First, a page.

How to solder EC3 connectors for drones and rc airplanes
Clean and prep the soldering iron
If you’ve not used your soldering iron in a long time and it looks like a mess or you have a new iron, now is the time to clean and tin the tip. I use lead-free tinning flux to clean and re-tin my iron. Do not let the tinning flux come into contact with your bare hands because it is caustic and can cause severe burns.
Use a cotton swab and apply the flux to a cold soldering iron making sure to give the tip an even coat. Set the iron down on a hard surface (preferably one that cannot catch fire), turn the iron on, and let the flux melt.
Stay clear of any smoke and if you have fan or cross breeze, take advantage of it to blow the smoke away. When all the flux has melted away, wipe the tip clean using the wet sponge.
Over the wet sponge begin melting the rosin-core solder to the tip of the iron. Be aware that to get even coverage you’re going to use a lot of solder while tinning the tip. During tinning, periodically use the sponge or brass wool to wipe the excess solder from the iron. You’ll achieve desired results once you see a solid silver tip.
Soldering the wire leads and EC3 connectors
In this example, I’m going to solder male leads to a speed control that will then connect to female leads from a lipo battery. Long ago I decided to standardize my lipo battery leads to the EC3 female connections which was just a personal preference.
When soldering EC3 connectors you won’t need to strip too much of the insulation from the wire. 1/8 inch or 4mm should be sufficient. Only a small amount of wire needs to be exposed to make sure that the insulation is even with the top of each lead. Trim away a small amount of insulation at a time and check that you have the correct depth.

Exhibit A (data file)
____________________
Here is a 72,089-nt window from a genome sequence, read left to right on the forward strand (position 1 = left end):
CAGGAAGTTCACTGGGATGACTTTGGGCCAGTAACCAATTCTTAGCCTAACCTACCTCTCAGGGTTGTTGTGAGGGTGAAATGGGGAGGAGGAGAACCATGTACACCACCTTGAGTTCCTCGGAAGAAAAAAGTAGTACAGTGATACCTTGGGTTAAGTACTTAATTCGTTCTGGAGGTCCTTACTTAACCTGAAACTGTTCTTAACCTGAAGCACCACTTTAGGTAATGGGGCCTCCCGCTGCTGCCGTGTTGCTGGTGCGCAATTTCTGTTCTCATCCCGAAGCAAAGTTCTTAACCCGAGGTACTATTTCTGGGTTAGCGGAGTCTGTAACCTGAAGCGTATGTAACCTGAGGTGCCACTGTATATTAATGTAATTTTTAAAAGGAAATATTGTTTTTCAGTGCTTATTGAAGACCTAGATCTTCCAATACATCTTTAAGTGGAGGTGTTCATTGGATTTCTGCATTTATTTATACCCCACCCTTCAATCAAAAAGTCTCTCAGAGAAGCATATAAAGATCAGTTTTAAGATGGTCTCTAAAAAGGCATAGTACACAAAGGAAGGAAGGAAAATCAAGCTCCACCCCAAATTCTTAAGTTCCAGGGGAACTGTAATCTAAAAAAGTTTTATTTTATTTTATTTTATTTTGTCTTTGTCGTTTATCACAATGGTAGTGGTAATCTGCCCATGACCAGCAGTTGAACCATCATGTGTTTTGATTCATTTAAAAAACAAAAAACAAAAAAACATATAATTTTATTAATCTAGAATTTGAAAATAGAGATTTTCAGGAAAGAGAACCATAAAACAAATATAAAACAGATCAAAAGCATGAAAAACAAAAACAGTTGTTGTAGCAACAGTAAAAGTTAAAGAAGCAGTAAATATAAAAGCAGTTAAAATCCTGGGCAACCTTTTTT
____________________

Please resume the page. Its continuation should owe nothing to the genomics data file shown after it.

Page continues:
I prep each wire lead with a small dab of liquid soldering rosin. I feel this helps the solder to melt and flow more evenly through the wire braiding when I tin. Heat the surface by placing the soldering iron on the wire. Then touch the solder to the wire – not the tip of the soldering iron. Sometimes I need to place the solder right next to the tip of the iron to get the solder to start melting. Your tips are now tinned and ready to be soldered to the leads.
Once you hear that “pop” your connector and lead are locked in place and you’re done.
I clamp my EC3 leads into place using a set of Helping Hands. I add a drop of rosin into the cup of each lead to help with heat transfer across the lead and to help bolster solder adhesion. Hold the iron against the outside of the connector, letting it heat to temperature. Then slowly push the rosin-core solder into the cup of the lead and make a small pool of liquid solder. Keep the iron held against the lead to make sure the solder stays molten.
Grab your wire and quickly saddle it into the cup of the lead, wait a few seconds, and the solder will harden and your lead will be complete. Repeat this process for any other leads you have. The last part of the EC3 connectors is snapping the leads into the connector. You’ll need a very small flat head screwdriver to wedge into the tip of the connector to lock it place.
The connectors are labeled positive (+) and negative (-) so double-check and make sure you are locking the correct lead into the proper slot. Push the lead into the connector slot and listen to hear the lead “pop” into place. Once you hear that “pop” your connector and lead are locked in place and you’re done.